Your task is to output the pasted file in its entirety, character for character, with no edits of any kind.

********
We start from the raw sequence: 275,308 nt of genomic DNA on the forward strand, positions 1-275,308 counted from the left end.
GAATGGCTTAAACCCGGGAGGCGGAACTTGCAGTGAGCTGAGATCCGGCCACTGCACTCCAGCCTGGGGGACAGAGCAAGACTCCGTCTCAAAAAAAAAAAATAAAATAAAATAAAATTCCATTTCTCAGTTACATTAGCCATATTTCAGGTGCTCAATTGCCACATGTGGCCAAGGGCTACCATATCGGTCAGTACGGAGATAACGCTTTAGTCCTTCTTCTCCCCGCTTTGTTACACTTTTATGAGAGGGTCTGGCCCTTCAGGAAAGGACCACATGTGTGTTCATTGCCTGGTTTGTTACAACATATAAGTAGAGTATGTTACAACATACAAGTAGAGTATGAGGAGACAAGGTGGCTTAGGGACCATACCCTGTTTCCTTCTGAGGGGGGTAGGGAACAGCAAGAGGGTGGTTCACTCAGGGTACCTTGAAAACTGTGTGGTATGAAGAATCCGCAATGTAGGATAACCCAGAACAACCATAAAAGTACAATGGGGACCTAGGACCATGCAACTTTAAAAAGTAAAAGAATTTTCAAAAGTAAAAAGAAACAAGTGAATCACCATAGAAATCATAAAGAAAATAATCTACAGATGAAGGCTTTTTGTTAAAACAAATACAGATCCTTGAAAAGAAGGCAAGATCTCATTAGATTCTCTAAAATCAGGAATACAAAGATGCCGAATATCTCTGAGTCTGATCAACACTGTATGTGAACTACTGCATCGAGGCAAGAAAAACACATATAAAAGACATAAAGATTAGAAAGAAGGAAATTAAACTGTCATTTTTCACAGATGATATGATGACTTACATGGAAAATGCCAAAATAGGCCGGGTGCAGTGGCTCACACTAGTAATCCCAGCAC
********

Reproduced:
We start from the raw sequence: 275,308 nt of genomic DNA on the forward strand, positions 1-275,308 counted from the left end.
GAATGGCTTAAACCCGGGAGGCGGAACTTGCAGTGAGCTGAGATCCGGCCACTGCACTCCAGCCTGGGGGACAGAGCAAGACTCCGTCTCAAAAAAAAAAAATAAAATAAAATAAAATTCCATTTCTCAGTTACATTAGCCATATTTCAGGTGCTCAATTGCCACATGTGGCCAAGGGCTACCATATCGGTCAGTACGGAGATAACGCTTTAGTCCTTCTTCTCCCCGCTTTGTTACACTTTTATGAGAGGGTCTGGCCCTTCAGGAAAGGACCACATGTGTGTTCATTGCCTGGTTTGTTACAACATATAAGTAGAGTATGTTACAACATACAAGTAGAGTATGAGGAGACAAGGTGGCTTAGGGACCATACCCTGTTTCCTTCTGAGGGGGGTAGGGAACAGCAAGAGGGTGGTTCACTCAGGGTACCTTGAAAACTGTGTGGTATGAAGAATCCGCAATGTAGGATAACCCAGAACAACCATAAAAGTACAATGGGGACCTAGGACCATGCAACTTTAAAAAGTAAAAGAATTTTCAAAAGTAAAAAGAAACAAGTGAATCACCATAGAAATCATAAAGAAAATAATCTACAGATGAAGGCTTTTTGTTAAAACAAATACAGATCCTTGAAAAGAAGGCAAGATCTCATTAGATTCTCTAAAATCAGGAATACAAAGATGCCGAATATCTCTGAGTCTGATCAACACTGTATGTGAACTACTGCATCGAGGCAAGAAAAACACATATAAAAGACATAAAGATTAGAAAGAAGGAAATTAAACTGTCATTTTTCACAGATGATATGATGACTTACATGGAAAATGCCAAAATAGGCCGGGTGCAGTGGCTCACACTAGTAATCCCAGCAC